Germany: never-ending saga continues

The EU has forced Germany to rethink its outdated igaming regulation, but Martin Arendts doubts the “minimally invasive” changes they’ve opted for will work.


The 2016 Ince decision of the Court of Justice of the European Union forced German states to rethink their long-standing incompatibility with EU law. But gaming law expert Martin Arendts doubts the “minimally invasive” changes to the current rules they’ve opted for will work.

“Even if the granting of licences goes smoothly under the new regime, a licence-holder could use this for only about three years, which economically does not make much sense”.

The situation in Germany with regard to online sports betting and gambling has been described as a never-ending story. Over the years, several courts have held the legal situation to be untenable, but so far this has not resulted in material changes.

The road to nowhere It was more than 10 years ago that the German Federal Constitutional Court held that the regulation of sports betting was not in conformity with constitutional law and asked for new rules (which finally led to the Interstate Treaty on Gambling, effective 1 January, 2008).

The main aim of the Interstate Treaty, however, was to keep the status quo and to defend the state monopoly on sports betting and gambling. The German states only tried to “repair” the most obvious flaws.

In 2010, the European Court of Justice, in several decisions on referral cases from Germany, raised serious doubts about the compatibility of these new rules and of the monopoly with EU law. Therefore, Germany decided to finally open up its sports betting market, at least formally.

The amended Interstate Treaty on Gambling of 2012 (which is still current law) contains an “experimentation clause” in section 10a, which allows for up to 20 sports betting licences. The licensing procedure, however, developed into a complete fiasco.

The procedure was held to be discriminatory and lacking in transparency. The Administrative Court of Wiesbaden heavily criticised the conceptual design and the organisation of the licensing procedure.

In its decision of 16 October, 2015, the Hessian Administrative Court of Appeal held the licensing system to be unconstitutional. Therefore, the infringement of the freedom to choose one’s profession, guaranteed by the German Constitution, was not justified.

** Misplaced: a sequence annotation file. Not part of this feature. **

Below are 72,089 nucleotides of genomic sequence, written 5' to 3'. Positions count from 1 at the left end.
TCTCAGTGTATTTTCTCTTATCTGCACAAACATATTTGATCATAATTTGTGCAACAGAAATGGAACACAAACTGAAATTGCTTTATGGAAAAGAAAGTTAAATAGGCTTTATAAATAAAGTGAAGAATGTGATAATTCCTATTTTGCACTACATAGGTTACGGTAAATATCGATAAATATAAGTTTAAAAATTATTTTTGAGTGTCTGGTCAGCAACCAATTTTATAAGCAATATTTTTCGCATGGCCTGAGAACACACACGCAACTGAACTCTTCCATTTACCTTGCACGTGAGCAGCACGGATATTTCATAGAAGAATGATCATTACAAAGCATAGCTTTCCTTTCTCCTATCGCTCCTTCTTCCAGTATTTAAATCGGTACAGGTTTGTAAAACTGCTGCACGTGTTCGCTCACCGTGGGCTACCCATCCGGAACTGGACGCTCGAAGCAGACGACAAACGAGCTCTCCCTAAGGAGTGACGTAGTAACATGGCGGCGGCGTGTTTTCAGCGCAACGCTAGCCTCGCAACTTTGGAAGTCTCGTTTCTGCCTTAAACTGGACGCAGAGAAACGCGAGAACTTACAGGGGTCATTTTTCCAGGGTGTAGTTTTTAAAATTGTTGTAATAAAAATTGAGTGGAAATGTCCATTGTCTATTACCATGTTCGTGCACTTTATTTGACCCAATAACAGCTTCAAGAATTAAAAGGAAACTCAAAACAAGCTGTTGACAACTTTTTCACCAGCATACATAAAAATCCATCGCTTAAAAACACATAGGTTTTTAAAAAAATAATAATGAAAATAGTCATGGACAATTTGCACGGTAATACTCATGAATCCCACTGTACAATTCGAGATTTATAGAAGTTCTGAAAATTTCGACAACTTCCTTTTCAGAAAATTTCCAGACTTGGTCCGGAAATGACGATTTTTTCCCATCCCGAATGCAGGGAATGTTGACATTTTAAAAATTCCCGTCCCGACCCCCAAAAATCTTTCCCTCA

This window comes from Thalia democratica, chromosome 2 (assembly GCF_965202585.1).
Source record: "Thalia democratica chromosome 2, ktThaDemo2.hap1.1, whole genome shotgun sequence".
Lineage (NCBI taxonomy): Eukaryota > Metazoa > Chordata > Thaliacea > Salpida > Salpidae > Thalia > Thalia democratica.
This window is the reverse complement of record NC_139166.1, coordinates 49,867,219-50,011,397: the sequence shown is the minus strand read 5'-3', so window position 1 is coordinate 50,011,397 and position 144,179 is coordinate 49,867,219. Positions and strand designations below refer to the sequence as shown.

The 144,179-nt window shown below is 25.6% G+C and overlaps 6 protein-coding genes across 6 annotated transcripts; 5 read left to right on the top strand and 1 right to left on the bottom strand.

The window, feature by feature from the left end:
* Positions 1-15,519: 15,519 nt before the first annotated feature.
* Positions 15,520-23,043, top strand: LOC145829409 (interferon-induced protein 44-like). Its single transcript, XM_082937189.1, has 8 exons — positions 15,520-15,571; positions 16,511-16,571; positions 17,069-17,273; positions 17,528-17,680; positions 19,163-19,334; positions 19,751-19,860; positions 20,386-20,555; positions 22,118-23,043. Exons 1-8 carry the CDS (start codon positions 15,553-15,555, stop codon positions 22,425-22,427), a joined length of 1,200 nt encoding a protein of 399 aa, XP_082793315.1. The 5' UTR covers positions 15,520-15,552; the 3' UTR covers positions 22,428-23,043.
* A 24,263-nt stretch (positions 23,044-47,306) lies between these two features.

The court of appeal expressly held that the transfer of decision power to the Gambling Board was against the German Constitution. As a result, not a single licence has been issued under the current licensing regime (and no licence will be issued in the near future), so the experimentation clause has no practical consequences.

In his opinion of 22 October 2015 on the Ince case (C-336/14), Advocate General Szpunar found the situation in Germany incompatible with EU law.

He argued that Article 56 TFEU (freedom to provide services) precludes national criminal prosecution authorities from penalising the intermediation of bets without a national authorisation on behalf of a betting organiser licensed in another Member State.

He highlighted the incoherence of national case law and the legal uncertainty for gambling operators. On 4 February, 2016, the Court of Justice of the European Union (CJEU) pronounced its Ince decision, following his line of argument.

Even before this, however, it was clear that the situation in Germany was not tenable under EU law and material changes were required.

In October 2015, the state government of Hesse published its Guidelines for a Modern Gambling Regulation, requesting inter alia a qualitative licensing regime (as opposed to quantitative licensing, allowing only 20 licensed operators), the regulation and licensing of poker and casino games, and an effective gambling authority.